19 May 2010

Extra Baggage Fee

She invented a gravity appliance so she could bring more baggage when she travelled. Her bags always looked heavy in a flat sided, hard wooden box but when placed on the airport scale registered a startlingly low mass.

The appliance used the mass of her clothes and furniture and the rest of her flat to create a tiny pool of gravity in the core of her possessions, they hovered, the bag hovered, she paid no extra fee.

When security looked inside they saw a large marble on what they always mistook for velvet and x-rays were often tricked into revealing nothing at all.

One day flying over Barcelona there was sudden turbulence and the beach umbrella slid into the guitar amplifier pushing the flat screen television into the wardrobe. The flat screen TV was never supposed to go into the wardrobe.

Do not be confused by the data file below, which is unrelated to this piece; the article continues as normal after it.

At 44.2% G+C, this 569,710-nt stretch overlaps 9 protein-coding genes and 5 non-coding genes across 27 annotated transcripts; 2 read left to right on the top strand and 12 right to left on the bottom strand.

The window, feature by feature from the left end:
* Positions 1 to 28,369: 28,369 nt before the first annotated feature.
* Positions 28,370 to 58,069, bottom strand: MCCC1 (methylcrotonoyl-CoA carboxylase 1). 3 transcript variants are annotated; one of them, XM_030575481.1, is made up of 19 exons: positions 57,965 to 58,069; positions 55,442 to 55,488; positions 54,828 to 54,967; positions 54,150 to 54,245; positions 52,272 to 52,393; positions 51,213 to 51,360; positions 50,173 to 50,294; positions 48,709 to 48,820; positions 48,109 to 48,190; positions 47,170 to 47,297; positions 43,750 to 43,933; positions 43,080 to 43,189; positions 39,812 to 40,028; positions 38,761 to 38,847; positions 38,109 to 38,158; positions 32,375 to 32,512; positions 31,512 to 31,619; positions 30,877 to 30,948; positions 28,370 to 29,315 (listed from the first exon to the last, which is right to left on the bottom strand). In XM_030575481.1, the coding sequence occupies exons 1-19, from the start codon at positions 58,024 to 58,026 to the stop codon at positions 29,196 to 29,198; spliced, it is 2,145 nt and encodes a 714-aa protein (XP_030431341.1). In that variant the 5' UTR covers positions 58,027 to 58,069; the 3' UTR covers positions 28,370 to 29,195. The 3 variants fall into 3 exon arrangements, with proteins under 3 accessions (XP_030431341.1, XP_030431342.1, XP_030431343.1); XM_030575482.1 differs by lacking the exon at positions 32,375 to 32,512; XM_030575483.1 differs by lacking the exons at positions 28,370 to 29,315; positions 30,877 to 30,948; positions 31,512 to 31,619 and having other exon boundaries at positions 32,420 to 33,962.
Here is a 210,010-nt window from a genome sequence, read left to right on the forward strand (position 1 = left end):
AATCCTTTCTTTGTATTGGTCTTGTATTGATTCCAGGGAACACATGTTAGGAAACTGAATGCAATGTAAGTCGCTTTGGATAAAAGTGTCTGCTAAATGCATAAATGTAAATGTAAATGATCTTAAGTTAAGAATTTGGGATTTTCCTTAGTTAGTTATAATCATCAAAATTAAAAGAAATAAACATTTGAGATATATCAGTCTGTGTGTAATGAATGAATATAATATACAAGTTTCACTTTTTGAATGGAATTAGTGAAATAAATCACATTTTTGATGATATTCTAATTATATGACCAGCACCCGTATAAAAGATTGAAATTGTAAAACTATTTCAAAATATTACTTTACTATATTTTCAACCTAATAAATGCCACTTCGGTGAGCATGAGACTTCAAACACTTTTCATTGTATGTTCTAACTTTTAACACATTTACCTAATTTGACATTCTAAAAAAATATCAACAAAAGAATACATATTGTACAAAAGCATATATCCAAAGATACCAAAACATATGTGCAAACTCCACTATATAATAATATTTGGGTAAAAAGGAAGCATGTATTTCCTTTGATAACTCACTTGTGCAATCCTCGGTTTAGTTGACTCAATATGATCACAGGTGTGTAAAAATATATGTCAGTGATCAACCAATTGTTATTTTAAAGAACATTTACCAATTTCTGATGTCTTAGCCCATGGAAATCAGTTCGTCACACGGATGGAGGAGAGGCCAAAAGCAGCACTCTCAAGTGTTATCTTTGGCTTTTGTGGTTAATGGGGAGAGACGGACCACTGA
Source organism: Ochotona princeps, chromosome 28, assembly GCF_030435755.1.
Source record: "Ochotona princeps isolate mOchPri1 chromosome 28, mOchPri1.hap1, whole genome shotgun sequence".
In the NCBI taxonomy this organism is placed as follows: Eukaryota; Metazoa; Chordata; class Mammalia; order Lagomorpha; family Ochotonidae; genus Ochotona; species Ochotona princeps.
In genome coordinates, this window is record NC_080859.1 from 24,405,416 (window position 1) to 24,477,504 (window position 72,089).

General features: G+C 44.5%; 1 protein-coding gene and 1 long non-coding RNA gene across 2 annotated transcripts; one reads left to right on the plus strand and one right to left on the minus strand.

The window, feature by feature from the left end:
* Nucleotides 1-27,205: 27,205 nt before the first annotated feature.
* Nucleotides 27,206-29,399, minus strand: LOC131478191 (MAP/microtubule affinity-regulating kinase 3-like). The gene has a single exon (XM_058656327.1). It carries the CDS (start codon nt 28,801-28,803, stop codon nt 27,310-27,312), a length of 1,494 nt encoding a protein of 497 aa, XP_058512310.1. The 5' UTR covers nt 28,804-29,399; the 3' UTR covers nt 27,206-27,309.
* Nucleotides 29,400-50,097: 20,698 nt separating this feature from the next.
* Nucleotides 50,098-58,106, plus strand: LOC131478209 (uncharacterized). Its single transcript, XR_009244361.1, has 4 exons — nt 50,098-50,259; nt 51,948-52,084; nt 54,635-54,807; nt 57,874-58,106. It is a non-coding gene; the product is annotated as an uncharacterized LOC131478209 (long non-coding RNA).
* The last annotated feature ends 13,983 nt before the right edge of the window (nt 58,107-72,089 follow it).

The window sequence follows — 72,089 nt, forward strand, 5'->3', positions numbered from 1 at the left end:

Balancing her items was very, very important. While she had invented pools of gravity for her things, she didn’t get around to stabilising the gravity from accumulating. It was on a list she had stuck to the fridge with a magnet the shape of a strawberry.

It happened with a soft crinkle, the plane folded into the sturdy box and then a cloud as the bag fell from the sky, then a bird and finally much of Spain was stuffed into her now crowed flat.

The passengers were uniformly upset now that the planet was gone and all that was left was a small suitcase orbiting the sun and tapas.

I hate tapas said a traveller under his breath sitting on a beriveted aluminium panel.

She felt the weight of the passengers and crews anger and some of her own guilt under their glares, but she was busy and then turned back to the work of protecting the stickers covering the suitcase from the solar wind.

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